There has been a sea change in attitudes surrounding drunk driving, but drunk driving is not the only type of impairment drivers face. Many people who would never dream of driving drunk are putting themselves, their passengers and other drivers at risk with medicated driving.
Medicated driving may not be as well known as drunk driving, and it certainly does not get the same amount of attention. Even so, a wide range of commonly prescribed medications can interfere with the ability to drive safety and stay alert. Patients who do not understand the risks of medicated driving do so at their peril.
Whether you are taking a prescription medication to treat a chronic medical condition or just completing a one-time course of medication, it is important to talk to your doctor and understand how the pills you take could impair your ability to drive safety.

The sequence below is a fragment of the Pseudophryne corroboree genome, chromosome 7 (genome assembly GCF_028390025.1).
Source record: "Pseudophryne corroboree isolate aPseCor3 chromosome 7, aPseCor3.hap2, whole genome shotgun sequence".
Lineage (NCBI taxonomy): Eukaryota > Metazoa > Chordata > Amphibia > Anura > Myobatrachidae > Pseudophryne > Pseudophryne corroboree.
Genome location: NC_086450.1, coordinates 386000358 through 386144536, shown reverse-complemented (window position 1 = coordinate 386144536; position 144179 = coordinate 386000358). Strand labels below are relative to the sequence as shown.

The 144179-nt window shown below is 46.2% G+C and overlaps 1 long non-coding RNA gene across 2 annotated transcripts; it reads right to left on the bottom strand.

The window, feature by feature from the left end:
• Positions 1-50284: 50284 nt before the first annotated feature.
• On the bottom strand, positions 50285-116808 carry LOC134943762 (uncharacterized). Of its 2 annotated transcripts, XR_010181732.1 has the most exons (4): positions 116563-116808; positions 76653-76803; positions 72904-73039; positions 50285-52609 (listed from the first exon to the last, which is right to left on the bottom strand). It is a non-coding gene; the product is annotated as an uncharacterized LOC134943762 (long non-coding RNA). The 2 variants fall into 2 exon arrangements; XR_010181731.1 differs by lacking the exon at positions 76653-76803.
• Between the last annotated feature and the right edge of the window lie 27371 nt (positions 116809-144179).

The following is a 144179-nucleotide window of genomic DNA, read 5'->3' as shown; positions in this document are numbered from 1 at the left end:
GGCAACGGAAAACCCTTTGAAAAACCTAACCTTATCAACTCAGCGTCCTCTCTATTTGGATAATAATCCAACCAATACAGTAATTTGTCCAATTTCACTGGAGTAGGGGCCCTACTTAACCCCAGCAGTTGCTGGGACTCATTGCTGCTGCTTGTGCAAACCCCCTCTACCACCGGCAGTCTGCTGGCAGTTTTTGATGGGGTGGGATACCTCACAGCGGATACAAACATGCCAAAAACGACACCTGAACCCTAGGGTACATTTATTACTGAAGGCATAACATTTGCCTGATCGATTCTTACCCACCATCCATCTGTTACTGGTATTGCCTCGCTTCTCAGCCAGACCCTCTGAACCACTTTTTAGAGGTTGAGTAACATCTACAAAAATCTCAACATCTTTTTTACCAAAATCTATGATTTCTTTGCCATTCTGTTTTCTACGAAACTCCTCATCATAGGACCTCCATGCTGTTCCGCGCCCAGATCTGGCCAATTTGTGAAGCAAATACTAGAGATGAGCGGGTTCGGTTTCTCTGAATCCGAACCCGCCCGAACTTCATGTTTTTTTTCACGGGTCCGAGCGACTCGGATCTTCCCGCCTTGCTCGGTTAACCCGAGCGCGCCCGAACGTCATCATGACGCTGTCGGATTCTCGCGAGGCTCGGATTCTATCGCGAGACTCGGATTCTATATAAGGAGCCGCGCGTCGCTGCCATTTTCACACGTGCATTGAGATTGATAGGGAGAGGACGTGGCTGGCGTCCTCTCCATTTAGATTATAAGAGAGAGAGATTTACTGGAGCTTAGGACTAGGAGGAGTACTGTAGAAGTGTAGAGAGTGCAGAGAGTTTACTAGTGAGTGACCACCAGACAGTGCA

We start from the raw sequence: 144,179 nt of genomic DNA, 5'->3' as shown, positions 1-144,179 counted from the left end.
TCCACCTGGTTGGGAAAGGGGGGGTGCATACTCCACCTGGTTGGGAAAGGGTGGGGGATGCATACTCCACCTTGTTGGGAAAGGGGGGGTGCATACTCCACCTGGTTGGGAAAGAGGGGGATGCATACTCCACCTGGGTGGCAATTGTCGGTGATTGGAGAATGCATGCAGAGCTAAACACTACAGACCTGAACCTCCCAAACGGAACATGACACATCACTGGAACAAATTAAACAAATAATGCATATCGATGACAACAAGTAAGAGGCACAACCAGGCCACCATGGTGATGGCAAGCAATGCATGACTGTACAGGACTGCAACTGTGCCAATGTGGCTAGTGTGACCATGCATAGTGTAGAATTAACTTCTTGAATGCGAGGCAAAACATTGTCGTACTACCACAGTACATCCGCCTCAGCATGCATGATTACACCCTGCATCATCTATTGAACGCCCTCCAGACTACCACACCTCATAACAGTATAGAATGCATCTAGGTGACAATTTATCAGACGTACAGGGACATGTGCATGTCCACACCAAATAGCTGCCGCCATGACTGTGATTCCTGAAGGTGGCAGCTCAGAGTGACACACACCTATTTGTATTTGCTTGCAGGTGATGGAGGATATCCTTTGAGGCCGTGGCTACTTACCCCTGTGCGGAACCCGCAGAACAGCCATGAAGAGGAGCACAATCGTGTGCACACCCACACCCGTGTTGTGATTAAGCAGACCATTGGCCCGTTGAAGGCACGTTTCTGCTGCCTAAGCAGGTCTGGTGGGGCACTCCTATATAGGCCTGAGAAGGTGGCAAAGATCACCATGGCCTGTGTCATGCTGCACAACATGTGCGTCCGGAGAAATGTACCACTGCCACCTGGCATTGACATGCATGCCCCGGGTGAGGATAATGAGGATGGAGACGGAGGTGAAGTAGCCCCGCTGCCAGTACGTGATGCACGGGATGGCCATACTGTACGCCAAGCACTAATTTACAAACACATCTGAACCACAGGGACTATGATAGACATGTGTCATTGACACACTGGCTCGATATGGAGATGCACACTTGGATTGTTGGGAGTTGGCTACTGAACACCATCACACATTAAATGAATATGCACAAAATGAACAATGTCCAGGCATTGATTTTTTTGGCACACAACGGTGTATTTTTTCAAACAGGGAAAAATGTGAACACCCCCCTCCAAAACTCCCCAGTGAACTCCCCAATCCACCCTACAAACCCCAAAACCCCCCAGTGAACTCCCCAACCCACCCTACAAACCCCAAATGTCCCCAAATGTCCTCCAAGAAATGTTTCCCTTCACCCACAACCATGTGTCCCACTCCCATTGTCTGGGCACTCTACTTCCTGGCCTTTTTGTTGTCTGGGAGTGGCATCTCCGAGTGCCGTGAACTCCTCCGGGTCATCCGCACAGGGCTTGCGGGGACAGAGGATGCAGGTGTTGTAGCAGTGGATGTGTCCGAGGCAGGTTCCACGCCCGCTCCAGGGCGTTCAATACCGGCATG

The Real Dangers Of Medicated Driving
One of the real dangers of this type of driver impairment is that so few people are even aware of it. Many patients are totally unaware of the dangers that their prescription medications can pose to driving safety, and doctors are often reluctant to discuss these kinds of issues.
Another thing that makes driving while medicated so dangerous is that driving impairment can vary from person to person. One individual may find that their ability to drive safety is completely unaffected by even high doses of maintenance medication, while someone else may feel extremely impaired after just one dose.